Explained: how industry depends on carbon capture technology to meet climate goals


Aug 29 (Reuters) – Norwegian carbon dioxide (CO2) storage company Northern Lights and its owners have agreed to store emissions captured by the Dutch operation of fertilizer maker Yara (YAR.OL) from 2025 in what they say will be a business breakthrough for the company.

The joint venture founded by oil companies Equinor (EQNR.OL), TotalEnergies (TTEF.PA) and Shell (SHEL.L) plans to inject CO2 from industrial plants into rock formations under the seabed of the North Sea. Read more

Industries from cement to mining are developing plans to limit and reduce their global warming emissions, and many rely on carbon capture.

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There are two main types of carbon capture and storage: point source carbon capture and storage (CCS) sequesters CO2 produced at the source, such as a chimney, while direct air capture (DAC ) removes carbon dioxide (CO2) from the atmosphere.

The captured CO2 is usually stored permanently underground, although carbon capture, utilization and storage (CCUS) reuses the CO2.

Several groups see a need for billions of tons of storage by the middle of the century; Exxon Mobil Corp (XOM.N) expects a $2 trillion market by 2040.

Here’s how four other major industries, all major carbon emitters, are using CCS technology.


Cement and concrete production accounts for approximately 8% of global CO2 emissions.

The Global Cement and Concrete Association recently announced a roadmap for net zero cement by 2050 and pledged 10 industrial-scale carbon capture plants by 2030.

Carbon capture technology is “the elephant in the room,” said Fernando Gonzalez, general manager of Cemex in Mexico, during a company presentation this month, referring to the challenges of developing technology.


The process of making iron and steel is energy and carbon intensive due to the use of fossil fuels like coal to power blast furnaces, and production has increased in recent years.

To meet emissions targets, 75% of the CO2 produced globally by the sector must be captured, according to the World Steel Association. This equates to 14 steel mills with CCS technology being built every year from 2030 to 2070. Currently, the world has only one large-scale steel facility with CCS.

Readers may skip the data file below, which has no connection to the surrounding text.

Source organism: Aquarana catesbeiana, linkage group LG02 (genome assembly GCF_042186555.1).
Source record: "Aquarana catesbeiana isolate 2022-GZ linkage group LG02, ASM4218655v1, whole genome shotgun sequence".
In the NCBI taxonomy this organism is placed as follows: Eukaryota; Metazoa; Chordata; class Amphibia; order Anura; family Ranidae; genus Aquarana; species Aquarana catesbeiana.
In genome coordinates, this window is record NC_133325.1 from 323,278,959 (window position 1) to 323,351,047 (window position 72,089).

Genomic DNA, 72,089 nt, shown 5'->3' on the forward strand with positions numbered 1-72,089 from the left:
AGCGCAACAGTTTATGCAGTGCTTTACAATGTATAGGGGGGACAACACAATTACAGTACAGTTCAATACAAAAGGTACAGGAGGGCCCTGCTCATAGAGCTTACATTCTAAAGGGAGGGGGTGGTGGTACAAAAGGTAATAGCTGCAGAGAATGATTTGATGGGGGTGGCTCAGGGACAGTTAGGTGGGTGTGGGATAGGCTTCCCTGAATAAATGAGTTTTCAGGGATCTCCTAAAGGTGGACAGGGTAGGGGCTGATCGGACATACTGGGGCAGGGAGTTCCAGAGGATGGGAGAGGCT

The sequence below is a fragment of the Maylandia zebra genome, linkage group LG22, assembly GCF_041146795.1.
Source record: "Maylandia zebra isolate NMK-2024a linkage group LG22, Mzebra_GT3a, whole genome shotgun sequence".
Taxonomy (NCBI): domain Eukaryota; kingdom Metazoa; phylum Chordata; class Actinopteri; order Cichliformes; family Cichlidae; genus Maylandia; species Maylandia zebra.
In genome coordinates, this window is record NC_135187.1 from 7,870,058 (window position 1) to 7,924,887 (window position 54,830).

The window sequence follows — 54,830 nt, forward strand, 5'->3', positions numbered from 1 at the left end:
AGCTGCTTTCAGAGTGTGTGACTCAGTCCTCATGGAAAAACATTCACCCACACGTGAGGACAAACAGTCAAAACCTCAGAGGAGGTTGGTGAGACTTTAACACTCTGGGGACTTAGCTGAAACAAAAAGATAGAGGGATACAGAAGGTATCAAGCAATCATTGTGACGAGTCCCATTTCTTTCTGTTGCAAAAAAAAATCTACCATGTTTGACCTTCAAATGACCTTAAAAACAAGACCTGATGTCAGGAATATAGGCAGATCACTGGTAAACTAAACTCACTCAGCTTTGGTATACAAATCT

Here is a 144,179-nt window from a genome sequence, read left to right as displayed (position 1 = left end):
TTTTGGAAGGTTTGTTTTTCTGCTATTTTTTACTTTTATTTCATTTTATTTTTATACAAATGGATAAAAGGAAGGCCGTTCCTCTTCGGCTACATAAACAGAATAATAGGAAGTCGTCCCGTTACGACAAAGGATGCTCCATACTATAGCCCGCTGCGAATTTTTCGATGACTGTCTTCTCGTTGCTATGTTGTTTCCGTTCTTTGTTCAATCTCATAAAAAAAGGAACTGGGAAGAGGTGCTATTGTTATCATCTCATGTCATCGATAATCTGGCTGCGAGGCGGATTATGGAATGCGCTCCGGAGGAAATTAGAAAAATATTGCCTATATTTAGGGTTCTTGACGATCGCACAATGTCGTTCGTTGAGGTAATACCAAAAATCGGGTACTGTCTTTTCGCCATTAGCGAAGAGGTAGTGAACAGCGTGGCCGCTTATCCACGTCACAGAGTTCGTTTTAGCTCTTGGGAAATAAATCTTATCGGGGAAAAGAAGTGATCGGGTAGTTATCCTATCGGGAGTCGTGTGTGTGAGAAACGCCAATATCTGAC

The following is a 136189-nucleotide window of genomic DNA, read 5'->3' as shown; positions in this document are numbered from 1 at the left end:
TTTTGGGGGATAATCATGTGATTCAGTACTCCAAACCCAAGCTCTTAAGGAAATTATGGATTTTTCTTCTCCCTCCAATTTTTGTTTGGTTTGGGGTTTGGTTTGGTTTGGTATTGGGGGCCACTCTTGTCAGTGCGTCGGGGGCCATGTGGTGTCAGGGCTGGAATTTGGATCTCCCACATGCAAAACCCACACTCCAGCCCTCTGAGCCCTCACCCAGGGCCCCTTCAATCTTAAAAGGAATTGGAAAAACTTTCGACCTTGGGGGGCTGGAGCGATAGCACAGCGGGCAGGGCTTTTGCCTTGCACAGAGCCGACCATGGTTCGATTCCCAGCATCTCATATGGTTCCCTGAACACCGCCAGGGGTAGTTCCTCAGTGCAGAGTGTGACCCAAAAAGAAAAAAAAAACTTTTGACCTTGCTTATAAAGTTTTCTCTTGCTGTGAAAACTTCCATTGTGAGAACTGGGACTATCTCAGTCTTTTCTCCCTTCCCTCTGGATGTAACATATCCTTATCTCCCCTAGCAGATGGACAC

ArcelorMittal (MT.LU), one of the world’s largest steelmakers, signed a memorandum of understanding last year with Air Liquide, a French industrial gases company, to develop carbon capture technologies to produce low-carbon steel at its plant in Dunkirk Place.


Until recently, capturing the carbon produced by fossil fuels and injecting it underground was largely a way to extract more oil from aging wells. There are several proposals to build CCS hubs, but few have made it past the development stage.

Today, many major energy companies are incorporating CCS into their emissions reduction plans, but the lack of carbon markets or tax incentives to make the investment profitable has held back development in the United States.

Occidental Petroleum (OXY.N) is developing with private equity firm Rusheen Capital Management a direct air capture facility in Texas that would pull about 1 million metric tons of CO2 per year from the air.


Parts of the mining industry see carbon capture and storage as a way to reduce emissions from coal-fired power plants, the main source of electricity in Australia’s mining hub.

Some mining companies are also exploring ways to replace natural gas in operations with hydrogen, which produces no carbon emissions when burned.

Rio Tinto Ltd (RIO.L), one of the world’s largest mining companies, announced in October that it would invest $4 million in private company Carbon Capture Inc, which is developing technology to suck up carbon dioxide from the atmosphere and chemically bind it – and thus permanently store it – to rocks.

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Reporting by Cassandra Garrison; Editing by Matt Scuffham and Emelia Sithole-Matarise

Our standards: The Thomson Reuters Trust Principles.

Garrison Cassandra

Thomson Reuters

Mexico-based journalist focusing on climate change and business with a focus on telecommunications. Previously based in Santiago de Chile and Buenos Aires, he covered Argentina’s debt crisis, the US-China power struggle in Latin America and the coronavirus pandemic.


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